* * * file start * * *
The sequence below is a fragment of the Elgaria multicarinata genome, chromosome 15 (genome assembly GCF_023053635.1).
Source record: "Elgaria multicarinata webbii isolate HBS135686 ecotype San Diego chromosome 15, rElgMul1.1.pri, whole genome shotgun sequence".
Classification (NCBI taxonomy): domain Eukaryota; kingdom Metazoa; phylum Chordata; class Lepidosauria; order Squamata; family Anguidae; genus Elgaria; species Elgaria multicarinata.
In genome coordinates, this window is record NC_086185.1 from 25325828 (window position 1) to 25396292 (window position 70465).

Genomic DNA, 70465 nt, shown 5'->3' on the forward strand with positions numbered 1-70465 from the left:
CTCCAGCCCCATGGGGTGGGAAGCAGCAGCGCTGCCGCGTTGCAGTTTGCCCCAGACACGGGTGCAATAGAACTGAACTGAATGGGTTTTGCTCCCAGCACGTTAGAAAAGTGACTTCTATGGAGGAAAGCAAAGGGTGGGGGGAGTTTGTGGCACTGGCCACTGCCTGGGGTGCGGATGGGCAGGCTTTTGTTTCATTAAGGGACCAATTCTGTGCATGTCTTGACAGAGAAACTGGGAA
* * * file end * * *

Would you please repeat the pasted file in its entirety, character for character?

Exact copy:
The sequence below is a fragment of the Elgaria multicarinata genome, chromosome 15 (genome assembly GCF_023053635.1).
Source record: "Elgaria multicarinata webbii isolate HBS135686 ecotype San Diego chromosome 15, rElgMul1.1.pri, whole genome shotgun sequence".
Classification (NCBI taxonomy): domain Eukaryota; kingdom Metazoa; phylum Chordata; class Lepidosauria; order Squamata; family Anguidae; genus Elgaria; species Elgaria multicarinata.
In genome coordinates, this window is record NC_086185.1 from 25325828 (window position 1) to 25396292 (window position 70465).

Genomic DNA, 70465 nt, shown 5'->3' on the forward strand with positions numbered 1-70465 from the left:
CTCCAGCCCCATGGGGTGGGAAGCAGCAGCGCTGCCGCGTTGCAGTTTGCCCCAGACACGGGTGCAATAGAACTGAACTGAATGGGTTTTGCTCCCAGCACGTTAGAAAAGTGACTTCTATGGAGGAAAGCAAAGGGTGGGGGGAGTTTGTGGCACTGGCCACTGCCTGGGGTGCGGATGGGCAGGCTTTTGTTTCATTAAGGGACCAATTCTGTGCATGTCTTGACAGAGAAACTGGGAA